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Handling Cyber Attacks with Evren

Knowing and recognizing a cyberattack is the first and foremost step to avoiding it.

The lifeblood of your organization, ie the customer data is on the endpoint devices of your frontline workers. Endpoints are the most vulnerable to a multitude of attacks. Unfortunately, the current work-from-home scenario hasn’t improved the conditions for organizations worldwide.

The evolution of technology is not limited to just constructive development but has also paved the way for cyber attackers to leverage it for hacking by constantly coming up with more innovative, sophisticated, and complicated counter techniques. This is why cybercrime is one of the fastest-growing and popular criminal activities.

Keep reading to equip your business with appropriate cybersecurity for now and beyond!

Some Cyber-Attack Findings on How They Have Affected a Business?

Cyber attacks can have adverse effects on an enterprise as a whole. Below, we are listing down some of the significant impact cyberattacks have reportedly caused to know why safeguarding from them is necessary:

  • A recent report suggests that identity theft has hit about 60 million Americans. By 2023, cybercriminals are presumed to be stealing 33 billion records per year.
  • 43% of Cyberattacks target everybody, but as per the trends, small businesses are targeted. 
  • The data breaches costs vary according to the organization size and scope of the attack. Research showed that small organizations have to spend $3 million on an average per cyber attack. When considering larger organizations, this figure can reach $2.63 million to $5.25 million.
  • A report says that more than half of small businesses reported compromised credentials issues. It is the most commonly compromised data after personal, medical, and other details.
  • For larger organizations, 87% of data breaches were financially motivated.
  • The world is witnessing a 5th generation cyber-attack called Sunburst, one of the most sophisticated and multi-vector, resulting in a cyber pandemic impacting government offices and private sectors.
  • Research has witnessed a 50% increase in the average daily ransomware attacks, with Maze and Ryuk as the top culprits.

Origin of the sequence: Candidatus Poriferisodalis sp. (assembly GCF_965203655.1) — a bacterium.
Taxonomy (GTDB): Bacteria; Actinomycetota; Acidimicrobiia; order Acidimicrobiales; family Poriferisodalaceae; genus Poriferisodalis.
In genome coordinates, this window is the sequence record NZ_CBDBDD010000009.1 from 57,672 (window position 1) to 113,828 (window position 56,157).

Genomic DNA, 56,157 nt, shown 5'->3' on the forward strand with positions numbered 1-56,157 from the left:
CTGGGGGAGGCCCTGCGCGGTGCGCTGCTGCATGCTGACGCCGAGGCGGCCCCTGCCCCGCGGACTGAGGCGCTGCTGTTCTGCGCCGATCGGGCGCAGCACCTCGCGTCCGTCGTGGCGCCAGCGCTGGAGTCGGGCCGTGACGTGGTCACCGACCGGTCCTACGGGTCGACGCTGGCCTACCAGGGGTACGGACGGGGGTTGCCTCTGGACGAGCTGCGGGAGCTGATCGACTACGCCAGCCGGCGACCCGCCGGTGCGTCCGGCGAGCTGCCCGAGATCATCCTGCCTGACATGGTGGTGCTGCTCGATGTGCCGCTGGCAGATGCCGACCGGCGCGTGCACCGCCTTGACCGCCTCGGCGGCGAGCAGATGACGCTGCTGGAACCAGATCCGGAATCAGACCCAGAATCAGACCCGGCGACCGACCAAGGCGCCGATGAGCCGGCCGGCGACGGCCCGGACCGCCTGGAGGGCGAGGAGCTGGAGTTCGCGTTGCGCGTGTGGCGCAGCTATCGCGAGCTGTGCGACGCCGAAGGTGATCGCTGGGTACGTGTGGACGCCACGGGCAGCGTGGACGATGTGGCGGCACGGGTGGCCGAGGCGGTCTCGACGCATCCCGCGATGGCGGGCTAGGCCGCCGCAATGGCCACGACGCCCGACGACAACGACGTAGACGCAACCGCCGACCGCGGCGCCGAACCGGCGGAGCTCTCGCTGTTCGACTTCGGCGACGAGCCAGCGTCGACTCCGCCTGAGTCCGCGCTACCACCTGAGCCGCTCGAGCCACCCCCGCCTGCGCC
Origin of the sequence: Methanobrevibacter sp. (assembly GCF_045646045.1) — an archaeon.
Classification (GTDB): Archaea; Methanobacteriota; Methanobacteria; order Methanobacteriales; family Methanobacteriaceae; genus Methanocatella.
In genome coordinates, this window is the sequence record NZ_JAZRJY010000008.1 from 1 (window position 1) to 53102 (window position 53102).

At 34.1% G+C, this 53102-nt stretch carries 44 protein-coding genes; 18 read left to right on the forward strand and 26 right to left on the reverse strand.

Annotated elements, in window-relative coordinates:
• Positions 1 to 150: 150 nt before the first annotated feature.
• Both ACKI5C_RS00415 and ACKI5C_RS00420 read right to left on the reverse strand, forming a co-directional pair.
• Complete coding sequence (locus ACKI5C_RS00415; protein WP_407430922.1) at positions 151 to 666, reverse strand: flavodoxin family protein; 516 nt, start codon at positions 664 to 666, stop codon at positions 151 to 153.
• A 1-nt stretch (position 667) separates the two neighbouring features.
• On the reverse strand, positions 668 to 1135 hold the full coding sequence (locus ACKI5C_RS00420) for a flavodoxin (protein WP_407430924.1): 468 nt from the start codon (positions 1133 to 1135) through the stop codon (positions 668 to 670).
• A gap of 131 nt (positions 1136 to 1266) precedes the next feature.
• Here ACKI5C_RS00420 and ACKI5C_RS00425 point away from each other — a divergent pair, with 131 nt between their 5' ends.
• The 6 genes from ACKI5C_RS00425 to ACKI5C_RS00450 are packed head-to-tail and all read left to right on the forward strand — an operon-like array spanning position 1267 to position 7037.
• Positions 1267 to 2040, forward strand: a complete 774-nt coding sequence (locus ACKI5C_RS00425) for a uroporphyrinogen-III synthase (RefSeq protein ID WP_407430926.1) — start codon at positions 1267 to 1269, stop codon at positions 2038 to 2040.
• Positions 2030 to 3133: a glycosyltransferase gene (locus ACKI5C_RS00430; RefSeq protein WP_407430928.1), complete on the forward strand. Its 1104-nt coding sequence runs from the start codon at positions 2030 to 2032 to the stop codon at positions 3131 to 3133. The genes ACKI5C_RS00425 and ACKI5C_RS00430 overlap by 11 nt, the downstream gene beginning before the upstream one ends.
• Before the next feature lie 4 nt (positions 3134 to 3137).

Here we have given you a glimpse of what losses a cyberattack can incur for any organization. To mitigate them, you first need to know the major types of cyberattacks, which we will find in the next section.

 Types of Cyber Attacks

 1. Phishing

Phishing attacks involve sending several fraudulent emails, messages, texts or any form of digital communication from a seemingly reliable source. The emails link the recipient to a malicious page or file to access your device, install malicious software or extract user data.

Types of Phishing Attacks:

  • Pharming: Captures user credentials with a fake login page.
  • Spear Phishing: Targets attacks at specific companies or individuals.
  • Whaling: Targets senior executives and stakeholders.

2. Malware

Malware is a malicious cyberattack that happens when a user clicks an unwanted link or email attachment to install malicious software. It includes various types of attacks: spyware, virus, and worms. What it can do to the system is that:

  • Repudiate access to the critical network components
  • Retrieving data to access information
  • Disrupts the system completely

Common types of Malware are:

  • Ransomware: Denies data access threatening to delete it until a ransom amount is paid. 
  • Spyware: A program that collects user information and sends it to a remote user. The attacker can use the information for blackmailing or downloading and installing other malicious programs.
  • Trojan: A hidden program inside a useful program maliciously that attackers can exploit.
  • Virus: Infects applications by replicating themselves, infecting other code. It can attach to executable code or create a virus file with a .exe extension.
  • Worms: Self-contained networks and computer programs installed through email attachments and overloaded on an email server.

3. Internet of Things (IoT) Attacks

An internet connection offers convenience and ease to the user across every device, but it also provides attackers with several access points to exploit. Due to the interconnectivity, attackers can breach an entry point and enter into the network to exploit other devices.

With the rapid growth of IoT devices, IoT attacks have become more popular as low priority is given to embedded security in these devices and their operating systems.

4. Password Attack

Though passwords are the most authenticated and popular methods to secure an information system, they are the most attractive targets for cyber attackers. Accessing a user’s password can grant an attacker access to confidential user data and systems to be manipulated and controlled.